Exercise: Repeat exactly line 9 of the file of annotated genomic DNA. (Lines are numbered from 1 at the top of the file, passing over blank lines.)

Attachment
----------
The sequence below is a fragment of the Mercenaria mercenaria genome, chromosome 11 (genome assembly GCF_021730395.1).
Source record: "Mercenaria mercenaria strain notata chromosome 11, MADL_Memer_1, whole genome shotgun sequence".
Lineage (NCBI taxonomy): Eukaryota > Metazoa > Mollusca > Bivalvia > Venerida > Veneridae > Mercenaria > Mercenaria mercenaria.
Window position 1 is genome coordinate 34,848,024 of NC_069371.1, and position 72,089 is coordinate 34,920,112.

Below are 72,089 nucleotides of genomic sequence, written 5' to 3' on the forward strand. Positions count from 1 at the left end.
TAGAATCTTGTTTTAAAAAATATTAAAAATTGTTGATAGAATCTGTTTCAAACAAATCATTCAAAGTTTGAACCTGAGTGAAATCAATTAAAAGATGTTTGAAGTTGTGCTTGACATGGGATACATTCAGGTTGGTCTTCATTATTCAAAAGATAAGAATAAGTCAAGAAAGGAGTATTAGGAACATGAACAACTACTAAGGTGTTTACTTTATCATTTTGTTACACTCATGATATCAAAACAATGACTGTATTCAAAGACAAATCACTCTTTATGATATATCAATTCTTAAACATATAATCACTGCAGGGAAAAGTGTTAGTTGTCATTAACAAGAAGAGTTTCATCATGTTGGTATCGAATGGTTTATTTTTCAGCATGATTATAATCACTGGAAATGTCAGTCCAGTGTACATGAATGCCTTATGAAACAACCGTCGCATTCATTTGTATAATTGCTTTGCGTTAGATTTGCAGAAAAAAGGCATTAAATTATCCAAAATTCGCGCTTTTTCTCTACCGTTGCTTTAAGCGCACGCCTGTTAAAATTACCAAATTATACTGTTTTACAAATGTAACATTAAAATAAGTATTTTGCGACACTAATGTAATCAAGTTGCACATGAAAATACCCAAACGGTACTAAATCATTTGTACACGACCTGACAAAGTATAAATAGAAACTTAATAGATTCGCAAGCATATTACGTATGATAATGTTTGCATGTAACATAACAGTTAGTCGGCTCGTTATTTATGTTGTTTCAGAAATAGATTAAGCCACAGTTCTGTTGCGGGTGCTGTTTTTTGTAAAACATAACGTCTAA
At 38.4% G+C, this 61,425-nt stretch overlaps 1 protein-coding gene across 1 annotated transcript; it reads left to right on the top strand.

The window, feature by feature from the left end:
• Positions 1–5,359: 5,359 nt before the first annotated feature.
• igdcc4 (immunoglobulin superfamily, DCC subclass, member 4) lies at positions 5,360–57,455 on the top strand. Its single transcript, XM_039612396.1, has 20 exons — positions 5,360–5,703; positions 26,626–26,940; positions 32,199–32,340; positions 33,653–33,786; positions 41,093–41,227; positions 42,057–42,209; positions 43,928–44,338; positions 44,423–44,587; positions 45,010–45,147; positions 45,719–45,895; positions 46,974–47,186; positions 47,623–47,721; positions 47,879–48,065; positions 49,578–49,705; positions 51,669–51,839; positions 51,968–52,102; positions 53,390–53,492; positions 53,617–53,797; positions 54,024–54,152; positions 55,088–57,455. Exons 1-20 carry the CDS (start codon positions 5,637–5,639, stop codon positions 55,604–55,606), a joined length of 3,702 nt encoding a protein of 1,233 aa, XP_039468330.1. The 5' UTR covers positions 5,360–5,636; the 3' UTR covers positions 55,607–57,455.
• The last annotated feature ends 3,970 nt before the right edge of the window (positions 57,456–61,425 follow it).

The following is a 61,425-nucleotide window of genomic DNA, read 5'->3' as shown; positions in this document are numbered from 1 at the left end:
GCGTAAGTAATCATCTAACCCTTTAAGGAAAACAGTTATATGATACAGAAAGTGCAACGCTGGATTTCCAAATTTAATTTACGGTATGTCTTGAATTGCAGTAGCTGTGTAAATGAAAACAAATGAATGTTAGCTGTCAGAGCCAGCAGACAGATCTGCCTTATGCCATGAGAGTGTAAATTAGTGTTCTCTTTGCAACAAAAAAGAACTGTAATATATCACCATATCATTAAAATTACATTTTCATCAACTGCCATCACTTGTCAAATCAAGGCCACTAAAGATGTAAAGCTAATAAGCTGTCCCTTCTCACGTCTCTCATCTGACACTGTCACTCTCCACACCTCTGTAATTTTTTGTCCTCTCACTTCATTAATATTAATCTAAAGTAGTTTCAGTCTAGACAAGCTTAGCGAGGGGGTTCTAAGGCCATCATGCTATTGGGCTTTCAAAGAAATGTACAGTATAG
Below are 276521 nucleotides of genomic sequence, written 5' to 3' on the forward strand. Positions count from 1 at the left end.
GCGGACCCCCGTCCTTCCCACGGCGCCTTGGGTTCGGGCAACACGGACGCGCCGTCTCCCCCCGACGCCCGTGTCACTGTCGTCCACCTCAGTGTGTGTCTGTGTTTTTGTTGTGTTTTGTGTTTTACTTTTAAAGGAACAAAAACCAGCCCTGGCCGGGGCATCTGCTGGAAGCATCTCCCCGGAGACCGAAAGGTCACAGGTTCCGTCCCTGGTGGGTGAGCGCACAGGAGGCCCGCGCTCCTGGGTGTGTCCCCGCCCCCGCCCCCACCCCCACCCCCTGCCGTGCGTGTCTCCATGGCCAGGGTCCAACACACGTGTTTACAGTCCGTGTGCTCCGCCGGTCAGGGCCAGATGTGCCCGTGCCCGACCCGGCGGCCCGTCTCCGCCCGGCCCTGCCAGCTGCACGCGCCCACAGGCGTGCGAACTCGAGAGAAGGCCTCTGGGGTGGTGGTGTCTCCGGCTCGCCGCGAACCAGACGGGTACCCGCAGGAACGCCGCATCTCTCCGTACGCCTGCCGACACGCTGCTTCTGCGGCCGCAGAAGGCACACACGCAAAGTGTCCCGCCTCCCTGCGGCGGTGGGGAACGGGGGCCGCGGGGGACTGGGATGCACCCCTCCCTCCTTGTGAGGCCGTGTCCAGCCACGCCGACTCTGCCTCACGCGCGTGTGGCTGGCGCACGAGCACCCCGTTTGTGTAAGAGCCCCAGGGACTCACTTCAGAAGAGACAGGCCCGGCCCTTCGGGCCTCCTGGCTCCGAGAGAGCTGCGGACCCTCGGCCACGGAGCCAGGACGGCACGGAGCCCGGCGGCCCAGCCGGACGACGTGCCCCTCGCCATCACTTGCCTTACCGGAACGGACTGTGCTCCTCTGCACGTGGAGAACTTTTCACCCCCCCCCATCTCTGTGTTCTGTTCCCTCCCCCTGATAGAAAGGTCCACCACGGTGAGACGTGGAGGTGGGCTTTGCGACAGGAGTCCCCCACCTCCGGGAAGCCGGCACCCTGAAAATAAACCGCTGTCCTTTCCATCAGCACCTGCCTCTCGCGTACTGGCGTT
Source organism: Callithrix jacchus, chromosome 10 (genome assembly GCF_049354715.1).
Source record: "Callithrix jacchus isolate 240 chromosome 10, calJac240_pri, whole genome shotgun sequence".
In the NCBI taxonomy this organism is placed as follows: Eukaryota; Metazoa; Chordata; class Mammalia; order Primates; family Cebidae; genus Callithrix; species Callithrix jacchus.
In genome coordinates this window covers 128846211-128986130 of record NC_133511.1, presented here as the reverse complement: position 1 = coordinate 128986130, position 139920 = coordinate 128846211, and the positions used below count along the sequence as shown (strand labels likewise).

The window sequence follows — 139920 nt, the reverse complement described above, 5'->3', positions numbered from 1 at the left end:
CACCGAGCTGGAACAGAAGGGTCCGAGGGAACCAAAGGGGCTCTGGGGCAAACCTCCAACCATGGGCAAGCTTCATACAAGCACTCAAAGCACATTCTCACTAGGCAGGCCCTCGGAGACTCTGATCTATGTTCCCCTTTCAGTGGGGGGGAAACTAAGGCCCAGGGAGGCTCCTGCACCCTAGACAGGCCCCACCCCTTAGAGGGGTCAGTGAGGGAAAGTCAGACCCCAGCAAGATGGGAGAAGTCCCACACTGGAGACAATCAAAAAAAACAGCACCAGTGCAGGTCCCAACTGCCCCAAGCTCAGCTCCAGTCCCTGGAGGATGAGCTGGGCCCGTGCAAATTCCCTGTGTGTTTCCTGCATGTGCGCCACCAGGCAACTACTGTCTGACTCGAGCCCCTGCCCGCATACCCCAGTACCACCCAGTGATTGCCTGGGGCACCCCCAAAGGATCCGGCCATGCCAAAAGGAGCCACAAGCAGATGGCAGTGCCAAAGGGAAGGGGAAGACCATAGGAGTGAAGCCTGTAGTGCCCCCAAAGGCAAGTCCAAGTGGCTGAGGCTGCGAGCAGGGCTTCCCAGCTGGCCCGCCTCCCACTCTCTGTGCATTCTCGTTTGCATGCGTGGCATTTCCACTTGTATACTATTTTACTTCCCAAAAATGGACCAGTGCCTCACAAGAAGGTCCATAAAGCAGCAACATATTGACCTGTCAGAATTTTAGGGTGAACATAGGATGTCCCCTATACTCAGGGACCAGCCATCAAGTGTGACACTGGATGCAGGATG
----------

• Positions 1–5,359: 5,359 nt before the first annotated feature.